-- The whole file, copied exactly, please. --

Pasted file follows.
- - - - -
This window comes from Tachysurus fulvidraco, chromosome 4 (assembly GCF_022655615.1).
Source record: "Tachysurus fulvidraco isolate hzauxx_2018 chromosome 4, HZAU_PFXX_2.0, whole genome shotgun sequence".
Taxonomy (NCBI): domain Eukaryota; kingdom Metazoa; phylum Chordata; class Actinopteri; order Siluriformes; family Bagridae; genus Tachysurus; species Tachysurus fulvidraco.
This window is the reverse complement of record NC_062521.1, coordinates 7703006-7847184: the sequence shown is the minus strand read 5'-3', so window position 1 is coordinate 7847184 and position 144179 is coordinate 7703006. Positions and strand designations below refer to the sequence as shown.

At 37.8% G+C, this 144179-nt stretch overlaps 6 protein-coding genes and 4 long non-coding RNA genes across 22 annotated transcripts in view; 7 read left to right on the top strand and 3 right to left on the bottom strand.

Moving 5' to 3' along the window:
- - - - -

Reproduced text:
This window comes from Tachysurus fulvidraco, chromosome 4 (assembly GCF_022655615.1).
Source record: "Tachysurus fulvidraco isolate hzauxx_2018 chromosome 4, HZAU_PFXX_2.0, whole genome shotgun sequence".
Taxonomy (NCBI): domain Eukaryota; kingdom Metazoa; phylum Chordata; class Actinopteri; order Siluriformes; family Bagridae; genus Tachysurus; species Tachysurus fulvidraco.
This window is the reverse complement of record NC_062521.1, coordinates 7703006-7847184: the sequence shown is the minus strand read 5'-3', so window position 1 is coordinate 7847184 and position 144179 is coordinate 7703006. Positions and strand designations below refer to the sequence as shown.

At 37.8% G+C, this 144179-nt stretch overlaps 6 protein-coding genes and 4 long non-coding RNA genes across 22 annotated transcripts in view; 7 read left to right on the top strand and 3 right to left on the bottom strand.

Moving 5' to 3' along the window: